How advertising has warped the internet economy

Advertising has become the backbone of the internet economy

Advertising has become the backbone of the internet economy

Mon, Mar 24, 2014, 01:00

Last week, I wittingly clicked on a banner ad for the first time in my life. Not only that, I proceeded to take out my credit card, type in my details and hand over some money. What sort of banner ad, you might reasonably wonder, could possibly prompt that sort of behaviour in a reasonable person? Have we not reached a point of human evolution where our eyes and brains have developed a cognitive blindness to such advertising?

The web has always been a cauldron of strident disagreement, but if there’s one thing pretty much all users can agree on it’s that most web ads are an exasperating and pestilent feature of online life. Those ads have been popping up and under and over the web for so long, chasing after our attention in desperate fashion, that they now seem like an intrinsic feature of the web, but there’s nothing inevitable about them – they are the regrettable result of the way the web and the online economy developed.

But there was, at least conceivably, another way. When, in the 1960s, the famous tech visionary Ted Nelson originally devised his wildly ambitious Project Xanadu, a conceptual predecessor of the world wide web that has never been completed and probably never will, he included a feature that would have had drastic implications for the modern online economy.

Nelson set out 17 rules for Project Xanadu, one of which was a “royalty mechanism at any desired degree of granularity to ensure payment on any portion accessed”.

That would have meant that rights holders would get paid every time their content was accessed, via a payment system built into the network.

Now, Nelson’s five-decade struggle to complete Project Xanadu was so quixotic and his vision so impractical that any exercise in “what if” alternate historical conjecture must be seen as a fanciful flight of the imagination, rather than a serious assessment of an internet culture that we narrowly missed out on. But on this feature alone, the consequences would have been vast.

When Tim Berners-Lee came along and and created a much simpler, more practical hypertextual network, the world wide web, he understandably skipped over the notion of incorporating a royalty mechanism – he was originally building a network of linked academic documents, after all, and in any case in the early 1990s, such a feature would have been technically infeasible.

But absent a frictionless royalty mechanism allowing micropayments, the web was going to have to develop a different economic model – websites were forced to sell, not their content, but rather their readers’ attention to advertising networks. And a terrible ugliness was born, because the metric used to measure that attention was the humble click, which became a kind of internet currency in itself.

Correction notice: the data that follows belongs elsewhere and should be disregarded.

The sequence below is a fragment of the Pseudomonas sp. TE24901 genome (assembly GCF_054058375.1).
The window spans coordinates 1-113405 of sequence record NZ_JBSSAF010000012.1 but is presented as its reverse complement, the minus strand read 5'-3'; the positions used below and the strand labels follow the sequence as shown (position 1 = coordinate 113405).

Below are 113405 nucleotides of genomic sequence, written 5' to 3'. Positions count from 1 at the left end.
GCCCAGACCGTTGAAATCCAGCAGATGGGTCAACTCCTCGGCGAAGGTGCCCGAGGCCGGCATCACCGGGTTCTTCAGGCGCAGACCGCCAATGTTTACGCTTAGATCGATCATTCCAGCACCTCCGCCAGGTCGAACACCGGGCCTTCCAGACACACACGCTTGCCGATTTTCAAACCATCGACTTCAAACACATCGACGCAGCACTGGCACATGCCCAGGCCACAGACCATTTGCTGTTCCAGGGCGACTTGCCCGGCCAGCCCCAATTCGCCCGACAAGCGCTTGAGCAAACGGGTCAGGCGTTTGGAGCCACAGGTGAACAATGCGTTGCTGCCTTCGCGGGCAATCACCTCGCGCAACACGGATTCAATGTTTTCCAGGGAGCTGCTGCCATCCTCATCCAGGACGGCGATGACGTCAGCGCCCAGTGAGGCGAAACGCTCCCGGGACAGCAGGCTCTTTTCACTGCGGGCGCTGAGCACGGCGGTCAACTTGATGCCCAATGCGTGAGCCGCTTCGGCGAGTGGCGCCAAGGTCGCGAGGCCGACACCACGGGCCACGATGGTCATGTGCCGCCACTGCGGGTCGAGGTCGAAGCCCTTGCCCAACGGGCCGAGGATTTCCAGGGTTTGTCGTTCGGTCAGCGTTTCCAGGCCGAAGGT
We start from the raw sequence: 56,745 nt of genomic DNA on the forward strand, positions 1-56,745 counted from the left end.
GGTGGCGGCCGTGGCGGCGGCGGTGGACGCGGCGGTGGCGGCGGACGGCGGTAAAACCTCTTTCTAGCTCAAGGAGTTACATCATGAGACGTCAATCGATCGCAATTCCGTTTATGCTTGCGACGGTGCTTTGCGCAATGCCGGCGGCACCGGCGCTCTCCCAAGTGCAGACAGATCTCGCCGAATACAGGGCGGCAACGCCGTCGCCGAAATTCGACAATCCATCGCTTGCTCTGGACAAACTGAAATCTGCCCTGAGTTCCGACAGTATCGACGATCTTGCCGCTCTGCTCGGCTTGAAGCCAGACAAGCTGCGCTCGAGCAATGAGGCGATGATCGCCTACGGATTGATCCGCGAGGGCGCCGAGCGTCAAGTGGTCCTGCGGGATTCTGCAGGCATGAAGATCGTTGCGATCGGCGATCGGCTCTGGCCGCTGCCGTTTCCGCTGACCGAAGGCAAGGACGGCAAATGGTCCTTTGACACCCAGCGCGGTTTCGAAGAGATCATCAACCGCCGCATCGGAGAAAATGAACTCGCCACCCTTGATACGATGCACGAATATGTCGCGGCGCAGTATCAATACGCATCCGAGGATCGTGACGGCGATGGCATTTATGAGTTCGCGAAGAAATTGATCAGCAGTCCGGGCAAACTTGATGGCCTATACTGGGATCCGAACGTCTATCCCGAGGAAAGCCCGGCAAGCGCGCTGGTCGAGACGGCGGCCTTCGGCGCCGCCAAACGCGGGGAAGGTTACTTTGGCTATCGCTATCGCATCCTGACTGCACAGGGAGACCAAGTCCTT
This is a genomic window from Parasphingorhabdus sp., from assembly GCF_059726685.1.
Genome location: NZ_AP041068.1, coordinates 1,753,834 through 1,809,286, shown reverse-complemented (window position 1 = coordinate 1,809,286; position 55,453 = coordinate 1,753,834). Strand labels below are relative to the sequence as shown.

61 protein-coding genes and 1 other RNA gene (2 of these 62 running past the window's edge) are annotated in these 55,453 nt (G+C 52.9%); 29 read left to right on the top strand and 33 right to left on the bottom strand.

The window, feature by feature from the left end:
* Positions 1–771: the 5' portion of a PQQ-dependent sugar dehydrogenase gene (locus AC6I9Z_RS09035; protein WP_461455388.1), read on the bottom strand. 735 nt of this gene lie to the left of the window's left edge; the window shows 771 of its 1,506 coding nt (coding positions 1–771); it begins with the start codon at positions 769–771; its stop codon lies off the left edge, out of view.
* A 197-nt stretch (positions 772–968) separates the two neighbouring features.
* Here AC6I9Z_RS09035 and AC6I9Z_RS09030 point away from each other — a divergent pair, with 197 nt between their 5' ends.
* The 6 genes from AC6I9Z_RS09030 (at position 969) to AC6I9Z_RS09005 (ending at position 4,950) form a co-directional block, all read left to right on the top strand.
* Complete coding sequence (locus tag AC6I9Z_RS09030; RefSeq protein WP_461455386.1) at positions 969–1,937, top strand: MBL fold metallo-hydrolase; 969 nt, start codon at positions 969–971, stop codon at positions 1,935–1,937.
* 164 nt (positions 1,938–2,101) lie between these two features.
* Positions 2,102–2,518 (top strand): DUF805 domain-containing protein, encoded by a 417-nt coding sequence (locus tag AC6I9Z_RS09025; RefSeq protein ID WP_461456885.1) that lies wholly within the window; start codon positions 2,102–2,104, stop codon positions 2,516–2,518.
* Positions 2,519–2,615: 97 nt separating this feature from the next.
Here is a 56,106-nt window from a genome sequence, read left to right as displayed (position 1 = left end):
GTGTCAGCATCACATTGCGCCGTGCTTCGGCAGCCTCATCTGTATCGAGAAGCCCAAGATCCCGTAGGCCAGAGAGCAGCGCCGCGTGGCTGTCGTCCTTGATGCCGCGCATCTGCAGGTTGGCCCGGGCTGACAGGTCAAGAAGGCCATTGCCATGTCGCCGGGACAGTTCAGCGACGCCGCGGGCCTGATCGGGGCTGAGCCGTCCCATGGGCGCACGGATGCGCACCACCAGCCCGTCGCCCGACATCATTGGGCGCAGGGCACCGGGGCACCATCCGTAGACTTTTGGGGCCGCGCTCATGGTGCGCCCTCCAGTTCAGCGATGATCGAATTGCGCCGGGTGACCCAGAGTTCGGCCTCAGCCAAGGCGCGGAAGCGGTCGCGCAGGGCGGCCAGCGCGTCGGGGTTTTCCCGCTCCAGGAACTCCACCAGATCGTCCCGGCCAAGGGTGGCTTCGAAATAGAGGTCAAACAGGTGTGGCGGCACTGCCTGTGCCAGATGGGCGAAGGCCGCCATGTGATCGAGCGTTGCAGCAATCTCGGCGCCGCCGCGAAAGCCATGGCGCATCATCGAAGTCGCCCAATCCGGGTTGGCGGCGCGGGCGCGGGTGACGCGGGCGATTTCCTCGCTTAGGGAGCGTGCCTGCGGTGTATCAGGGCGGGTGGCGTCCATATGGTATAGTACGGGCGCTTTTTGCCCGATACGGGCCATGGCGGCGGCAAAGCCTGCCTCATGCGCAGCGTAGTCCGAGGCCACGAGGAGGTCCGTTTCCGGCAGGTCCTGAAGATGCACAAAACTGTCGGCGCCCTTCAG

The advertising-focused, click-dependent economic model is one of the most far-reaching and under-appreciated developments of our age.

It led to the internet primacy of Google, and has shaped and humbled entire industries.

Attempting to get readers to click on ads leads to all sorts of perverse incentives, and has resulted in a rather perverse online economy, with a raft of middlemen ad networks and layers of inscrutable technology tracking our browsing habits to optimise those ubiquitous ads, and even more technology to counteract those ads.

Last week the bewildering complexity of the web economy became clear to me over coffee with Till Faida, the managing director of AdBlock Plus, the browser extension already installed by 250 million users and two million more ad-averse users every week.

“It shows there’s huge demand – people are unhappy with the state of ads on the web,” says Faida of their success. “This is a message that can no longer be ignored.” In a rather controversial move, AdBlock Plus has financial agreements with certain advertising networks who fulfil their quality criteria to let ads through their blocking filter. As Faida puts it, those arrangements are in recognition that, while most ads are infuriating, advertising is the fundamental economic model the web relies on, and encouraging better, less intrusive ads is preferable to vanquishing them completely.

In a recent essay, legendary tech entrepreneur Marc Andreessen suggests that Bitcoin, which features internally validated transactions, might ultimately allow for micropayments and provide the infrastructural underpinnings to the sort of royalty mechanism that Nelson once proposed. “With Bitcoin, there is an economically viable way to charge arbitrarily small amounts of money per article, or per section, or per hour, or per video play, or per archive access, or per news alert,” he wrote. If that came to fruition, we might be able to wean ourselves off the clickthrough and the intrusive web ad, but that’s a big if at the moment.

As for that ad I clicked on, no need to worry about my sanity – it was simply the case that, while doing some research on Wikipedia, a subtle, sincere banner ad caught my eye, and I finally made a contribution to the crowd-sourced encyclopaedia commensurate to the value I get out of it. If felt good, supporting such an amazing project, but I very much doubt I’ll be clicking on any other web ads for a very long time.

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